JavaScript’s Function object has a very helpful method, bind. It is a great tool to give you control of the ever-squirrely this keyword. Have you ever had trouble predicting what this will be or making equate to what you want? bind will help you do that with more power and consistency. It can also help you with partial function application.

The this Keyword

In JavaScript, what the this keyword refers to changes often. This can be useful but also unexpected. Generally this, used within a function, will refer to the context in which that function was called. That calling context might be the global context of window if an event callback is being called in a browser. That calling context might be an object that contains the function. For more specific cases, MDN has some great docs on the variety of contexts referred to by this.

Controlling this with bind

When writing code, I often am thinking of this in the context in which I’m writing. In other words, if I’m writing an object and use the keyword this in a function, I would normally expect this to refer to the object in which I declared the function. But, again, it is actually the calling context that actually determines the value of this.

To change this default behavior, I can pre-bind the function’s value of this to a value of my choosing. This will happen at the time of declaration, which is what I more naturally would expect.

For example, in React we write UI components. In interesting UIs, we’re often handling events like those that occur with user interaction. Normally events in the browser are attached to the DOM and are executed in the context of the window. This being the case, it’ll be hard for us to create an event handler function in our React Component that can refer back to anything of use in the React Component itself.

As a simple example, we’ll write a handleClick function that wants to call the Component’s doLog function for interesting logging:

class MyComponent extends React.Component {
  doLog() {
    console.log('Yay, you clicked!')
  handleClick() {
    console.log('this is window?', 
                this == window)
    console.log('this is component?',
      == 'MyComponent')
  render() {
    return (
        <h1>Time to start clicking</h1>
        <button onClick={this.handleClick}>So, click</button>

React.render(<MyComponent />, document.getElementById('app'))

jsbin of broken state

If you click the button, this.doLog is not available as a function. How could it be? doLog is defined in MyComponent, not the window, which is the original context in which the event callback is executed.

To fix this, one need only pre-bind the handleClick function. By changing one line, we can fix this:

<button onClick={this.handleClick.bind(this)}>So, click</button>

When this line is executed, it’s in the MyComponent#render function, thus the MyComponent context. So this, at that moment, is MyComponent.

The other detail that makes this work is that bind returns a brand new function. That’s how the pre-binding works. So, the onClick prop that gets given to the button is a new function where we have said we want to permanently control the value of this to be whatever we bound it to.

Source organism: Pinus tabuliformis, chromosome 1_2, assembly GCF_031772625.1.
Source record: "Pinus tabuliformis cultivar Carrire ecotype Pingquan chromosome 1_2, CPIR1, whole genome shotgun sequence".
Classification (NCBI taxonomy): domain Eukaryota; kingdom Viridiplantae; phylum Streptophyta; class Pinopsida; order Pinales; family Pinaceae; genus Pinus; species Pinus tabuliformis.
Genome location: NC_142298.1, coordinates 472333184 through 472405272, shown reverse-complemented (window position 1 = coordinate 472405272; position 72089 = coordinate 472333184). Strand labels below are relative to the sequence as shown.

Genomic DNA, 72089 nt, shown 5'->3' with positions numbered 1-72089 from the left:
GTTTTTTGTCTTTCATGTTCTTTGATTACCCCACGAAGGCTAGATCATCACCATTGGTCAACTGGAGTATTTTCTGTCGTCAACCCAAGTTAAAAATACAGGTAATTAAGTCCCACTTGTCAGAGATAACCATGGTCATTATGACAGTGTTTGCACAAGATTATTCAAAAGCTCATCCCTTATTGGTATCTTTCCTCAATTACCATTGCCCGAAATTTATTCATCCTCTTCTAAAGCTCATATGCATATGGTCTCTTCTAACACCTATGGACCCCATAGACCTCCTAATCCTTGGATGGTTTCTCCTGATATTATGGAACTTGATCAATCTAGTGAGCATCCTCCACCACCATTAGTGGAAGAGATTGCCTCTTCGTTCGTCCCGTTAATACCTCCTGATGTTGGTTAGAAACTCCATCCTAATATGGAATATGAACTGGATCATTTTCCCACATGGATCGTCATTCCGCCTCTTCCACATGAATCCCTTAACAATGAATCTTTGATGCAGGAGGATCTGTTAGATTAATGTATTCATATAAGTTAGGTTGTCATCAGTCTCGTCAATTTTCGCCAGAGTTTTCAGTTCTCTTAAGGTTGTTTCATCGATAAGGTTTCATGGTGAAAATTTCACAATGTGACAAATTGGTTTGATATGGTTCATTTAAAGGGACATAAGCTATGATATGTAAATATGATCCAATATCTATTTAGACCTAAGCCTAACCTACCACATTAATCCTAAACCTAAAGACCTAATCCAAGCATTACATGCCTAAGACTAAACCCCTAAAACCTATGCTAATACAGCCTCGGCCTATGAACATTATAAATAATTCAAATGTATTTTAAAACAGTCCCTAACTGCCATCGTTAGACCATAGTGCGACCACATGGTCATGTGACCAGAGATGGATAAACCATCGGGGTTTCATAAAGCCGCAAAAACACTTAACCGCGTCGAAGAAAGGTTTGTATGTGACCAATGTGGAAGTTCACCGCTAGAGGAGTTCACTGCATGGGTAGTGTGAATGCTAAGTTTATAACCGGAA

jsbin of fixed state

Passing Specific Arguments with bind

Another great reason to use bind is to pass specific arguments to a function. Just as bind can create new functions where the value of this is pre-determined (bound), bind can pre-fill (ie, partially apply) function arguments on the newly-created function.

It may not be immediately intuitive why one would want to create a function with parameters just to turn around and permanently make it so an argument to the function equals a specific value. It almost feels like hard-coding a wart-ridden value on something that was previously dynamic and beautiful. Perhaps an example will help.

Again, to the world of React… As in the previous example, we’ll pass an event handler for a click event. Notice, just as above, that we’re passing the function itself (this.handleClick above) instead of the return value of the function (which would look like this.handleClick()). In this example, we’ll have several click handlers, each on a list item, where the button will function as a remove button:

class Item extends React.Component {
  render() {
    return (
        <button onClick={this.props.onRemove}>Rm</button>

class List extends React.Component {
  constructor(props) {
    this.state = { items: this.props.initalItems }
  handleClickRemove(index) {
    var clonedItems = this.state.items.slice()
    clonedItems.splice(index, 1)
    this.setState({ items: clonedItems })
  render() {
    return (
        {, i) => {
          return <Item text={item} onRemove={this.handleClickRemove.bind(this, i)} key={item} />

React.render(<List initalItems={['Do', 'More', 'Reakt']} />, document.getElementById('app'))

A working jsbin

In List, we have the event handler, the handleClickRemove function, that takes an index parameter. In order to make this function work as defined, we are using bind on this line:

return <Item text={item} onRemove={this.handleClickRemove.bind(this, i)} key={item} />

This bind call is doing a few things for us:

  1. Pre-binding handleClickRemove to the List Component so that this.setState works inside the callback.
  2. Creating a new function that always has i as its first parameter. Since this line is executed in a loop, i changes. It will be 0 for the first item, 1, then 2. This is perfect, as we want the first remove button to remove the first item, and so on.

Isn’t that awesome and useful?

So bind can help make this more predictable for you. It will help you send new functions with pre-filled parameters. What else have you used bind for?